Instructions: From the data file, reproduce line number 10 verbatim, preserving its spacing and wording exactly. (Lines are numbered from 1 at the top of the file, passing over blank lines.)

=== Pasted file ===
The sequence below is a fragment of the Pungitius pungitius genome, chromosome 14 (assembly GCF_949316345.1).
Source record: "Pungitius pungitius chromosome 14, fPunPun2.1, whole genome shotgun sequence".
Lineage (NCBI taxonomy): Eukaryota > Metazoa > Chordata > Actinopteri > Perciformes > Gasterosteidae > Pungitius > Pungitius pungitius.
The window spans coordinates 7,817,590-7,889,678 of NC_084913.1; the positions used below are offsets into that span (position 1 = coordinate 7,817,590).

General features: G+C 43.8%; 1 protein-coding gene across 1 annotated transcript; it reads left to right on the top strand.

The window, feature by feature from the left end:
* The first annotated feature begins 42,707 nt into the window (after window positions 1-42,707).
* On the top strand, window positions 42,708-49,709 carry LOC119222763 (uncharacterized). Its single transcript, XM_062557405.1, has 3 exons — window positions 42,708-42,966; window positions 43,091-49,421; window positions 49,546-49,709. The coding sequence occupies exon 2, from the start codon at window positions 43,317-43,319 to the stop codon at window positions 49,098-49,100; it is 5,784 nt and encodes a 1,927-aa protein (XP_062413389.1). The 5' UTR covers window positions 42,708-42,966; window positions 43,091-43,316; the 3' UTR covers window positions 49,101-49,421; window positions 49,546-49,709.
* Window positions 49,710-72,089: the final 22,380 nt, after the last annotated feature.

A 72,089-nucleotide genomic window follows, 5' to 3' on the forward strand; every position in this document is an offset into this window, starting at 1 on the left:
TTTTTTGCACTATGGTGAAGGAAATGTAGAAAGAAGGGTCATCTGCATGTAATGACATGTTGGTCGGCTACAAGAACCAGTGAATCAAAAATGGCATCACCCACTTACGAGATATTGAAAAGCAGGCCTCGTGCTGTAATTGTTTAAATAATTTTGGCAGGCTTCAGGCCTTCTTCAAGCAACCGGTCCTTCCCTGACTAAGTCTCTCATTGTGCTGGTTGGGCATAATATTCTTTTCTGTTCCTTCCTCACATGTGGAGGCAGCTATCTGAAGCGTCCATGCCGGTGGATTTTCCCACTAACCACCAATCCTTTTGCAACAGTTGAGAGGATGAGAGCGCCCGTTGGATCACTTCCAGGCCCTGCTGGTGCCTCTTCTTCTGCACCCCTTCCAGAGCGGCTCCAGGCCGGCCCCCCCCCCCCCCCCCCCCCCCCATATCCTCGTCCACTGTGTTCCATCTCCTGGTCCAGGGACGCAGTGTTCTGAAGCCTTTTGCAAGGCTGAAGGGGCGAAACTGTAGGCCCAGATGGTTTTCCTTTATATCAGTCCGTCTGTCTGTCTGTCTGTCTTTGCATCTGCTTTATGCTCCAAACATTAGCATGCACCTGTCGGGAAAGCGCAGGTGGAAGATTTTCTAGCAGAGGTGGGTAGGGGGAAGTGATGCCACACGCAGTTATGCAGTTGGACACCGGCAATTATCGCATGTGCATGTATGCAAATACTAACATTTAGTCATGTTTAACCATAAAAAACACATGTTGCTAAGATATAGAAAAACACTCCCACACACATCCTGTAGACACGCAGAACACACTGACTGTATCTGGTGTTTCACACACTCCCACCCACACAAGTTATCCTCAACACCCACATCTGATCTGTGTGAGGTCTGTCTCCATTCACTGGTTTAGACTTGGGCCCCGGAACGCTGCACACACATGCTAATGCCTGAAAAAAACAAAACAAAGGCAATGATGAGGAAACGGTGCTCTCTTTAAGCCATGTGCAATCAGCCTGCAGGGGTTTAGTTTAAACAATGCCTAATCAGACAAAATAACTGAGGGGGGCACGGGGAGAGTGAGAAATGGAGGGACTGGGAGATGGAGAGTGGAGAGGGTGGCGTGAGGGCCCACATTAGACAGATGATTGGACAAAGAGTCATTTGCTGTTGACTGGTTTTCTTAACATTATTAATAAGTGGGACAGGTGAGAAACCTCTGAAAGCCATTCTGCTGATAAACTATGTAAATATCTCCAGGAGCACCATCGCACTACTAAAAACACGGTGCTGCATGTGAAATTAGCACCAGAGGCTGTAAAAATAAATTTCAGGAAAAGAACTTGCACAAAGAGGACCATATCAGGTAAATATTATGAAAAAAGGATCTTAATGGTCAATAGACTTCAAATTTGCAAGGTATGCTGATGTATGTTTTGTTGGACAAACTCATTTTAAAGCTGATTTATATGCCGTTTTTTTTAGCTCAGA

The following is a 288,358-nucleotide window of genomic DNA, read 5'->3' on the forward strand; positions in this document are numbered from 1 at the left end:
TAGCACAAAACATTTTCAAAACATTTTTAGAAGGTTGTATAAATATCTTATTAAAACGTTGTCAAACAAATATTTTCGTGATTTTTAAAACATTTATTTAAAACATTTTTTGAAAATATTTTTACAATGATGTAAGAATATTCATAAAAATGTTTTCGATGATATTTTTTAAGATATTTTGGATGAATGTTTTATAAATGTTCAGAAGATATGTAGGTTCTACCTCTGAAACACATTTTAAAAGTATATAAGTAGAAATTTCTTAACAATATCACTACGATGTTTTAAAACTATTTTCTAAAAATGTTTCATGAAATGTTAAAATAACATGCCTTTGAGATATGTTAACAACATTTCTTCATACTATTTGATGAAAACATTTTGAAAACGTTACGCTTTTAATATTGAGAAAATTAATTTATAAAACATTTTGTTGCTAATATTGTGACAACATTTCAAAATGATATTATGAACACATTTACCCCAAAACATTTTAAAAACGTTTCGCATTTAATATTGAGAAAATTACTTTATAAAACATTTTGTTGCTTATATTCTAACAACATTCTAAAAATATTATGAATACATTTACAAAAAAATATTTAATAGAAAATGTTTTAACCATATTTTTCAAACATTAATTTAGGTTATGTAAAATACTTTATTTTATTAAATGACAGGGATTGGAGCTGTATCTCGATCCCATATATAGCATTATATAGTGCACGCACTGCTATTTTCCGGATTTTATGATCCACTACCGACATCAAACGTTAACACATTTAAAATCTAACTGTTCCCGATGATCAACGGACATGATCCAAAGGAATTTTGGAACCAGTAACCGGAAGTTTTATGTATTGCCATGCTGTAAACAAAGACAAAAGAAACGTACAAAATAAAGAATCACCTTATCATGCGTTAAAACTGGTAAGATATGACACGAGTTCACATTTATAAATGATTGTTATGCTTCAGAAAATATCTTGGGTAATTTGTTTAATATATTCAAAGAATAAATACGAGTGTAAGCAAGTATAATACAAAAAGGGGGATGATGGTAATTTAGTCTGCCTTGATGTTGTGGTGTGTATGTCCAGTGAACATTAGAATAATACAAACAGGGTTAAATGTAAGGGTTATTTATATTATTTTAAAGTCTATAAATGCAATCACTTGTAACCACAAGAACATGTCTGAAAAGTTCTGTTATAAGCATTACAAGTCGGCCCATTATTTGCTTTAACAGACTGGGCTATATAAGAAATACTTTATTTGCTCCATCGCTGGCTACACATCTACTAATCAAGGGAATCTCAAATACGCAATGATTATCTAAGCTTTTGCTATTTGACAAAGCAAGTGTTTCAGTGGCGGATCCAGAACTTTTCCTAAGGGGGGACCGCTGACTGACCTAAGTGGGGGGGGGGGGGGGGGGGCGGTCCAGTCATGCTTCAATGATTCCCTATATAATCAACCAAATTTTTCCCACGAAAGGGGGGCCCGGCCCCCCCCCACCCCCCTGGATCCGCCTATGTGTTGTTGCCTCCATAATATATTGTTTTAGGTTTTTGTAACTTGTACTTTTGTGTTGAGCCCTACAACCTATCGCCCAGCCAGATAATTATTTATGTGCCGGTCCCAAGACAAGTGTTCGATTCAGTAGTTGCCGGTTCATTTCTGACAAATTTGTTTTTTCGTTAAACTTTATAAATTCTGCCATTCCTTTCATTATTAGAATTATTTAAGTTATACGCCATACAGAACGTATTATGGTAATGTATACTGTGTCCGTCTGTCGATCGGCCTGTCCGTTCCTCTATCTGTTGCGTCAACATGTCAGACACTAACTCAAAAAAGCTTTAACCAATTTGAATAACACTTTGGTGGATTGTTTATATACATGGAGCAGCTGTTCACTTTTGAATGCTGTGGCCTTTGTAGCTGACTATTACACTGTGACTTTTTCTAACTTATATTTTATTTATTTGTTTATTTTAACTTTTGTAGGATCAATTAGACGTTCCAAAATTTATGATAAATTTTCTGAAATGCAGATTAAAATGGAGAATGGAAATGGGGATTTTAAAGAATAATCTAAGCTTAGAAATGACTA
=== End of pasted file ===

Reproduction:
A 72,089-nucleotide genomic window follows, 5' to 3' on the forward strand; every position in this document is an offset into this window, starting at 1 on the left: